Ideal for enthusiastic amateurs in need of that little extra edge and polish.
Easy to access
Capable of stunning results
Excellent help and support.
Photoshop can (almost) do it all
Why you can trust TechRadar
While Essentials 2 for iPhoto (see issue 198, page 84) is a consumer-friendly 'lite' suite of apps, Plug-In Suite is the full-fat, hardcore version that bundles the pro editions of all its Photoshop plug-ins into one big box.
And despite the price difference, it's genuinely good value if you're seriously into image manipulation. Almost everything that Plug-In Suite 4 does, you could do in Photoshop with a little effort and some technical and creative know-how. And you could even replicate much of its functionality in Photoshop Elements, but this suite makes everything much more accessible.
PhotoTools 1.0 Professional Edition (which we reviewed on its own in issue 196) is a great example of this. Essentially, all it does is give you a bunch of locked-down Actions for Photoshop so you can apply various effects to your images, but in fact it makes it so easy to add a professional polish to your images that we think it's worth the money.
Effects can be layered and manipulated within the PhotoTools interface, many have configuration options for you to tweak, and the results are undeniably impressive, ranging from lo-fi Holga effects up to slick high-key, studio-style effects. It needs a decent photo to work on, but add in its batch-processing abilities and it's a solid, creative addition to any photographer's arsenal.
The FocalPoint plug-in enables you to apply selective blur and vignetting to an image, either to draw the eye to the subject of a portrait, say, rather than the background, or to apply a software equivalent of using a tilt-shift lens on your camera. Again, there's nothing here that a layer mask and a spot of blurring wouldn't replicate in Photoshop, but we recommend it simply because its intuitive control system – a spindly FocusBug whose 'legs' you pull and angle to affect the type of selective focus you apply – makes it simple to use.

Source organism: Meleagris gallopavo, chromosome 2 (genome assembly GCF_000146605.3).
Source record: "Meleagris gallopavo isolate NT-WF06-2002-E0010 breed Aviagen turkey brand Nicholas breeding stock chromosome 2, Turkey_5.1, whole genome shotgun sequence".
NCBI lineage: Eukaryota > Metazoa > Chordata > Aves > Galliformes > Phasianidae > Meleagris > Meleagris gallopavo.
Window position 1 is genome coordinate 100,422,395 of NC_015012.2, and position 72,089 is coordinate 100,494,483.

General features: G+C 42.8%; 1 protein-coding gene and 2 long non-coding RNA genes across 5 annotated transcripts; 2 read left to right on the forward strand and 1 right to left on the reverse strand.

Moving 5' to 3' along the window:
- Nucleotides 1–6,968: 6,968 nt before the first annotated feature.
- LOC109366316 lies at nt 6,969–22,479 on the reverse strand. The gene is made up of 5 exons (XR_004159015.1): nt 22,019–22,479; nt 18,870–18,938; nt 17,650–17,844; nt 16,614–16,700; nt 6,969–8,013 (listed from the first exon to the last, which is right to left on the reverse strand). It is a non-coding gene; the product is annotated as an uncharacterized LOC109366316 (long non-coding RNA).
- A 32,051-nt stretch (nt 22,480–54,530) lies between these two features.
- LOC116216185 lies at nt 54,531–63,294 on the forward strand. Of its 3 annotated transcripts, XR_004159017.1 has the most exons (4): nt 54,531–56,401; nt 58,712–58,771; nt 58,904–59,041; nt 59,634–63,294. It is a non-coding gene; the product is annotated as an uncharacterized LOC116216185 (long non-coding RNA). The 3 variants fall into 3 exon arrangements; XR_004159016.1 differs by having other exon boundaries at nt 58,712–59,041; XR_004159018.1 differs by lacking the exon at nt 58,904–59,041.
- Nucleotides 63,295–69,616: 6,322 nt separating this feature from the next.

PhotoTune, another module, is less about applying special effects to photos, and more about colour balancing the images you have, getting great skin tones and generally giving your photos a bit more visual appeal. The interface is great; rather than presenting you with a bunch of sliders and colour wheels, you're simply stepped through the process of improving your image, at each stage being asked to pick between two different images, until you're presented with the finished result. You can take a snapshot of each step along the way to compare them at the end, and in the final step you're presented with the manual controls so you can fine-tune. The companion SkinTune tool enables you to colour balance images based on getting the skin tone right.
PhotoFrame 3.1 adds a range of frames to your photos – some that look like negatives and film strips, some that look like they've been washed onto the page, and many more. Though the interface feels little
more modern than in the version included with Essentials 2 for iPhoto, you can here, at least, apply the effect to a layer mask to give you more placement flexibility.
Scaling and cut-outs
Genuine Fractals 5 Print Pro and Mask Pro 4.1 round off the package, offering high-quality scaling and background knock-out respectively.
Genuine Fractals produces sharper results than Photoshop's bicubic scaling, but it's only really noticeable above 500%. Mask Pro remains the best way to cut out objects from a scene, but its lead matters less now thanks to Photoshop's stellar Extract tool.
This is a great suite of plug-ins, which – especially if you lack Photoshop savvy – can help you turn out great results.